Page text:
much lower than the 1–5 mM reported for intracellular ATP [6–9], and total extracellular ATP represents up to 3 to 5% of that in bacterial culture (Figure 4). One LOXO-101 research buy noticeable exception is Acinetobacter junii AJ4970 that had ratios of extracellular to intracellular ATP > 0.5 (Figure 7C), suggesting that a significant portion of total ATP was present in the culture supernatant of this

bacterial strain. The extracellular ATP is unlikely an artifact due to any contamination of culture supernatant by bacterial cells since filtration did not reduce the ATP level (Figure 1). However, Adenosine triphosphate we have yet to establish the mechanism of how ATP was released into the culture medium. The simplest explanation is that ATP was released from dead and lysed bacteria. This explanation is plausible for low extracellular ATP levels when total extracellular ATP is less than 5% of the intracellular ATP levels; however, it cannot explain the high extracellular ATP levels observed with AJ4970 which has comparable quantities of extracellular ATP compared to the intracellular ATP (Figure 7C). In addition we have shown that live bacteria of both E. coli and Salmonella (but not dead bacteria or culture supernatant) are able to actively deplete ATP at approximately 5 μM/hr or 83 nM/min (Figure 5A and B) – a very high rate compared to the peak extracellular ATP concentration of 15 nM to 35 nM/OD600nm in E. coli and Salmonella cultures (Figure 4). Thus the quantity of ATP released into culture supernatant is likely to be much higher than that detected in the supernatant. Genetic analysis showed that ATP release is linked to cytochrome bo oxidases and thus argues against the bacterial cell death and lysis as the sole source of the extracellular ATP (Figure 4).


Ikeja 7-Cl-O-Nec1 ic50 1 – - – 1 – 1Cstr S. Ilala 2 – 1 – 2 – 1Sstr S. Kaapstad – 4 1 – 5 – 1Pstr, 1Sstr S. Kalamu 1 – - – 1 – - S. Kalina 2 – - – 2 – 1Cstr S. Kingston 2 3 – - 5 – 1Pstr, 1Cstr S. Kokomlemle 2 1 – - 3 – 1Pstr, 1Cstr S. Korlebu 2 – - – 2 2Cstr – S. Lagos 4 2 – - 6 2Pstr 1Ptet, 2Cstr S. Moero 1 – - – 1 – - S. Monschaui 1 1 – 3 5 3Hstr 1Pstr S. Muenster 17 6 3 11 37 1Camp, 1Cstr, 1Pnal, 1Hsul, 1Hstr 5Hstr, 6Cstr, 4Pstr, 2Sstr, 1Htet S. Nima 3 – - – 3 – - S. Nottingham 2 1 – - 3 – 1Pstr-tet S. Depsipeptide chemical structure Oranienburg 1 – - – 1 – 1Cstr S. Othmarschen 1 – - – 1 1Cstr – S. Ouakam – - 1 – 1 – 1Sstr S. Poona 2 1 – - 3 – 1Pstr, 2Cstr S. Rissen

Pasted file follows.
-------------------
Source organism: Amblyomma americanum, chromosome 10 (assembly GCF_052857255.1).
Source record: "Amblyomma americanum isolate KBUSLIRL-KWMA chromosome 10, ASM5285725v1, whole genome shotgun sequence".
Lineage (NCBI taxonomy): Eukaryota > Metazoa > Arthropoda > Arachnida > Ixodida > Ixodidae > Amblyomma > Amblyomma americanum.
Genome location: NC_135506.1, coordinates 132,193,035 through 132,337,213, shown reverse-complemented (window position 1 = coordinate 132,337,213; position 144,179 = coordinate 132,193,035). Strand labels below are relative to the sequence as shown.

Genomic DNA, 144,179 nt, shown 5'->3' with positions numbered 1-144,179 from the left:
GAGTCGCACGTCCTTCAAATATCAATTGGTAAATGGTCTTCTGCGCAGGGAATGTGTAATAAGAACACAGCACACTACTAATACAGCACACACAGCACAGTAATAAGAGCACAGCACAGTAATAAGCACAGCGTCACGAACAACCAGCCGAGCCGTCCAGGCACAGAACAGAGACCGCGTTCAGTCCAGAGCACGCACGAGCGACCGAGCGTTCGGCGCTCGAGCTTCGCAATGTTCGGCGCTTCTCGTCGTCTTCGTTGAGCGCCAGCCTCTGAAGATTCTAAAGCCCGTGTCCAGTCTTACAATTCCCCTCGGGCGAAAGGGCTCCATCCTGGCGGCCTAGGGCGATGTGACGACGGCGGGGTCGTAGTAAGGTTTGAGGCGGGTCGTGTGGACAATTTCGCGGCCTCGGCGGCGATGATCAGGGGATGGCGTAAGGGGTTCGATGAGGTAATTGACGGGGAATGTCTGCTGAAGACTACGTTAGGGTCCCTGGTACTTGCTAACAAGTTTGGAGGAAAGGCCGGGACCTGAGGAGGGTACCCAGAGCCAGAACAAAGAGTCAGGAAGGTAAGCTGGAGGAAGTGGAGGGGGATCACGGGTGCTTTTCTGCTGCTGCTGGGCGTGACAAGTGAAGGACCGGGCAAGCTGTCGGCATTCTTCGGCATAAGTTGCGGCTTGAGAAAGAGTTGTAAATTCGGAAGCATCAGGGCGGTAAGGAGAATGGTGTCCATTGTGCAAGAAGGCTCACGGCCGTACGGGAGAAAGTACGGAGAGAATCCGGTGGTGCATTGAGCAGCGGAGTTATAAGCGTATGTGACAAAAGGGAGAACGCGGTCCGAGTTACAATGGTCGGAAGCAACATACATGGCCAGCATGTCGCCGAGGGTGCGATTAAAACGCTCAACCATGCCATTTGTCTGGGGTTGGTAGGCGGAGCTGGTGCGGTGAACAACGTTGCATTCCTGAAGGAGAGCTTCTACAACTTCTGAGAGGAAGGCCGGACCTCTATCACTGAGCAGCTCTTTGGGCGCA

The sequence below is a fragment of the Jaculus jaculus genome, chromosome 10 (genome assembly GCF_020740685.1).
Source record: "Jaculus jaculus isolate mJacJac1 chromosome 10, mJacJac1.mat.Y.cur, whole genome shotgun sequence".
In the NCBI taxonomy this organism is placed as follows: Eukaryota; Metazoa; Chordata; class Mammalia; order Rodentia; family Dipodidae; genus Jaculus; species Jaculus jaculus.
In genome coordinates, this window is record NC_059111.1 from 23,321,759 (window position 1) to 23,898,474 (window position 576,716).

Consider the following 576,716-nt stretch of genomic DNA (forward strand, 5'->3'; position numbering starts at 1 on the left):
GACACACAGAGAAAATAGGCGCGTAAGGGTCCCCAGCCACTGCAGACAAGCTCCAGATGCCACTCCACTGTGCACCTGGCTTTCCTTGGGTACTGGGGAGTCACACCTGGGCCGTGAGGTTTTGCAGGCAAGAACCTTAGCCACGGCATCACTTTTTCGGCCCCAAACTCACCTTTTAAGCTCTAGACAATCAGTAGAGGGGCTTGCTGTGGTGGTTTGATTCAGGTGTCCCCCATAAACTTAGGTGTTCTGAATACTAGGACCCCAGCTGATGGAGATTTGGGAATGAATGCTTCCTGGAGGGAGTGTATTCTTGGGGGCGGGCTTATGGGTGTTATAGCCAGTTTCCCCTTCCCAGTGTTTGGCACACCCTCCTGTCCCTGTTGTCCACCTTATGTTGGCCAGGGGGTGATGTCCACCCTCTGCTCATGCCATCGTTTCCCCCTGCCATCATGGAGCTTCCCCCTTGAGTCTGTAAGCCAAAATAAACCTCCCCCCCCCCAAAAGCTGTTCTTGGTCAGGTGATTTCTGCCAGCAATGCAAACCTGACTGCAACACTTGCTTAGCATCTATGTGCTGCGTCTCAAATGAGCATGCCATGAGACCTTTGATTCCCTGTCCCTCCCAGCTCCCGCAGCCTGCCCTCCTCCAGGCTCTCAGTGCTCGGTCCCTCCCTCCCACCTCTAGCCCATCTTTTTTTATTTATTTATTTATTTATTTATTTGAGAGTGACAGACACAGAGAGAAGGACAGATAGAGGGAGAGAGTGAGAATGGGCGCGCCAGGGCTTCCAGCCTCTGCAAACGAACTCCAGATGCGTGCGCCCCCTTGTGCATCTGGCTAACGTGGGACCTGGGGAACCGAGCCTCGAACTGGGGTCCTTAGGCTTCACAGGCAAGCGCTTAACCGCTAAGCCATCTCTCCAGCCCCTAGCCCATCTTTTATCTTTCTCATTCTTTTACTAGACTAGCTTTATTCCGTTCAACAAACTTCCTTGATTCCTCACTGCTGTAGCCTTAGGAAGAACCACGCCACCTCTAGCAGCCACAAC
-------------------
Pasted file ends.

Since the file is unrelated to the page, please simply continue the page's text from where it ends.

1 – - – 1 – - S. Ruiru 8 – - – 8 1Cstr, 1Cstr-tet 3Cstr S. Saintpaul – 1 – - 1 – 1Ptet S. Salford 1 – - – 1 – - S. Schwarzengrund 1 3 – - 4 – 1Cstr , 3Pstr S. Senftenberg – 8 – 2 10 – 4Pstr, 2Pstr-tet, 1Pstr-sul-tet S.

Shangani – 1 – - 1 – 1Pstr -sul S. Soumbedioune 4 – - – 4 – 3Cstr S. Stanley – - – 1 1 – 1Hstr S. Stanleyville – 1 – - 1 – 1Pstr-tet S.Tennessee 3 – - – 3 – 1Cstr S. Trachau 1 1 – - 2 1Cstr 1Pstr S. Typhi – 1 – - 1 1Pstr – S. Typhimurium 3 4 – - 7 4Pamp-chl-str-sul-tmp, 3Cstr – S. Umbadah 1 – - – 1 – - S. Umbilo 1 – - – 1 – 1Cstr S. Urbana 13 1 2 – 16 1Cchl-tmp-nal-mec 4Cstr, 1Cstr-ftx, 2Cstr-tet, 1Cstr-cip, 1Pstr, 1Sstr S. Virchow 1 – - – 1 – 1Cstr S. Waycross 2 1 – - 3 1Cstr 1Cstr, 1Pcip Afatinib order S. Yoruba 1 – - – 1 – 1Cstr S. group B 4,5,12:-:- 1   – - 1 1Cstr-tet – S. group C 6,7,14:d:- 1 9 – - 10 – 5Pstr-sul, 4Pstr, 1Cstr S. group E 3,10:e,h:- 1 5 – - 6 – 1Pstr-sul-tet, 1Pstr, 1Cstr S. group G 13,22:z:- – - – 1 1 – 1Hstr Salmonella